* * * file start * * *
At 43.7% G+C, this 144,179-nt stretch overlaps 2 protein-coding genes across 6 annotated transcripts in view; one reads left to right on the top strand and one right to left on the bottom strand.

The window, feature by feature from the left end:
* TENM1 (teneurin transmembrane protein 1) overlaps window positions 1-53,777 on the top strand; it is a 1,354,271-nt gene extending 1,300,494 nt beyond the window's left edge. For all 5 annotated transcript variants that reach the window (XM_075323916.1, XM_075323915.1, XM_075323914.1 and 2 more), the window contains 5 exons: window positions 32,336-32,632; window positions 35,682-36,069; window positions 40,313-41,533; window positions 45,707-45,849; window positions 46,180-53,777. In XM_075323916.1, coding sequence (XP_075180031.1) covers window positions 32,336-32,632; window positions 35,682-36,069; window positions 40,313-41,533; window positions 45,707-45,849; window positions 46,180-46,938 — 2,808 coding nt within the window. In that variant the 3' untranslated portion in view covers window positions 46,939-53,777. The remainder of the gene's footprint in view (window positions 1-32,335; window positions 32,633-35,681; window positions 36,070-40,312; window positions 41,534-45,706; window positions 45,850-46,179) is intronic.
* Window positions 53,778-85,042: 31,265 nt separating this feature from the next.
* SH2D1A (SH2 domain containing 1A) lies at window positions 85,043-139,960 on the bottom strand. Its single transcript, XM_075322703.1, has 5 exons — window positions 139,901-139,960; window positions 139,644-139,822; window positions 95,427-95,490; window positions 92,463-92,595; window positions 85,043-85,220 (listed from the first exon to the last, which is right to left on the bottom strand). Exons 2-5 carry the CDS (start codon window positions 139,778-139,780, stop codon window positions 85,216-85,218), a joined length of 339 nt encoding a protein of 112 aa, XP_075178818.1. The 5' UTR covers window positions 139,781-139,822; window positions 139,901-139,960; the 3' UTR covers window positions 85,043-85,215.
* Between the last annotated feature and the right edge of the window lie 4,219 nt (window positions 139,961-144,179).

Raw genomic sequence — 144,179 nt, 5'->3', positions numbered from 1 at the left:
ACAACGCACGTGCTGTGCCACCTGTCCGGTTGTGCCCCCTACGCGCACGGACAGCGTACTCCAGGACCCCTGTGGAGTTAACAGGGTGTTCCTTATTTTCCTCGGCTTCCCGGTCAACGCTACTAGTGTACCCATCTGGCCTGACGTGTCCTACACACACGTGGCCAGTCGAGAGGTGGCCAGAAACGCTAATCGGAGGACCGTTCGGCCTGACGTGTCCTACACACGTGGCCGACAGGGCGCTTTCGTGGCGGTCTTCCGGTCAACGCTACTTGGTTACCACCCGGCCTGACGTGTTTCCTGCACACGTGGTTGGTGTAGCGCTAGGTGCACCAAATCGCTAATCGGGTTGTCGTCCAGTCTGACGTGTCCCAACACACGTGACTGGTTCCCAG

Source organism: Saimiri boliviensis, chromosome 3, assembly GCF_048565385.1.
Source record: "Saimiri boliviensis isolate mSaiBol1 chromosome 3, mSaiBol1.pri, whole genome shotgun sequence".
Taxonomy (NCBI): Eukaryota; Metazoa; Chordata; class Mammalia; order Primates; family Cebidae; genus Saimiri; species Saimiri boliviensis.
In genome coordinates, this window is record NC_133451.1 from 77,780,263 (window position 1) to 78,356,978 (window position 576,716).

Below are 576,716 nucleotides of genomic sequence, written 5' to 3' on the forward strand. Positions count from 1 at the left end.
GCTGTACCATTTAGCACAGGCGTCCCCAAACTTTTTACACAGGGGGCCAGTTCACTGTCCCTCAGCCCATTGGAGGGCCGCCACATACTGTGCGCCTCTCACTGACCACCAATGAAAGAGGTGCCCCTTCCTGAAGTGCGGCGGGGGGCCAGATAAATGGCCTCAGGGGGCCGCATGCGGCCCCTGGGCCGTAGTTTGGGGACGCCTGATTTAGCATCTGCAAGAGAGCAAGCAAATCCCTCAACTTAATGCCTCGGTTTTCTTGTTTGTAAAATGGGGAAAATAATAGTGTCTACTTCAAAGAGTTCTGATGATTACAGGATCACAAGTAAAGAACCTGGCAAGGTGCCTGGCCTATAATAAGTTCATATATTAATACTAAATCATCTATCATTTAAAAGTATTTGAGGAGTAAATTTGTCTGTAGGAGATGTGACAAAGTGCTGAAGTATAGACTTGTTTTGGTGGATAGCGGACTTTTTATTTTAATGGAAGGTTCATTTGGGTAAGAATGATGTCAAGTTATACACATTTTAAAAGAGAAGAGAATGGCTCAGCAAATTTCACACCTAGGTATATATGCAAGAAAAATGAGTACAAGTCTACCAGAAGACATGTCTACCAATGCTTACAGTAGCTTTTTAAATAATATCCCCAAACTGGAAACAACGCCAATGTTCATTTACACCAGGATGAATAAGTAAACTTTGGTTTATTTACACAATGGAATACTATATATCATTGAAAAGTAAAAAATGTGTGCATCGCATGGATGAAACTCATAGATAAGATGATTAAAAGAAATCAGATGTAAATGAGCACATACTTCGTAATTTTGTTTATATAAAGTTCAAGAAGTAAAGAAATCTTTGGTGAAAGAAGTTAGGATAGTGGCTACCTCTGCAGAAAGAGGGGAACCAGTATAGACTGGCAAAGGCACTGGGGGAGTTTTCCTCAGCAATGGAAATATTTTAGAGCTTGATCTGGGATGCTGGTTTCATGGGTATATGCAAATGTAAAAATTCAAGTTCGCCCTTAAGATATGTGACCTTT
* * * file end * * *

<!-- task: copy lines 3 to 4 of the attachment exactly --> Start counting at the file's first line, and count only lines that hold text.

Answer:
* TENM1 (teneurin transmembrane protein 1) overlaps window positions 1-53,777 on the top strand; it is a 1,354,271-nt gene extending 1,300,494 nt beyond the window's left edge. For all 5 annotated transcript variants that reach the window (XM_075323916.1, XM_075323915.1, XM_075323914.1 and 2 more), the window contains 5 exons: window positions 32,336-32,632; window positions 35,682-36,069; window positions 40,313-41,533; window positions 45,707-45,849; window positions 46,180-53,777. In XM_075323916.1, coding sequence (XP_075180031.1) covers window positions 32,336-32,632; window positions 35,682-36,069; window positions 40,313-41,533; window positions 45,707-45,849; window positions 46,180-46,938 — 2,808 coding nt within the window. In that variant the 3' untranslated portion in view covers window positions 46,939-53,777. The remainder of the gene's footprint in view (window positions 1-32,335; window positions 32,633-35,681; window positions 36,070-40,312; window positions 41,534-45,706; window positions 45,850-46,179) is intronic.
* Window positions 53,778-85,042: 31,265 nt separating this feature from the next.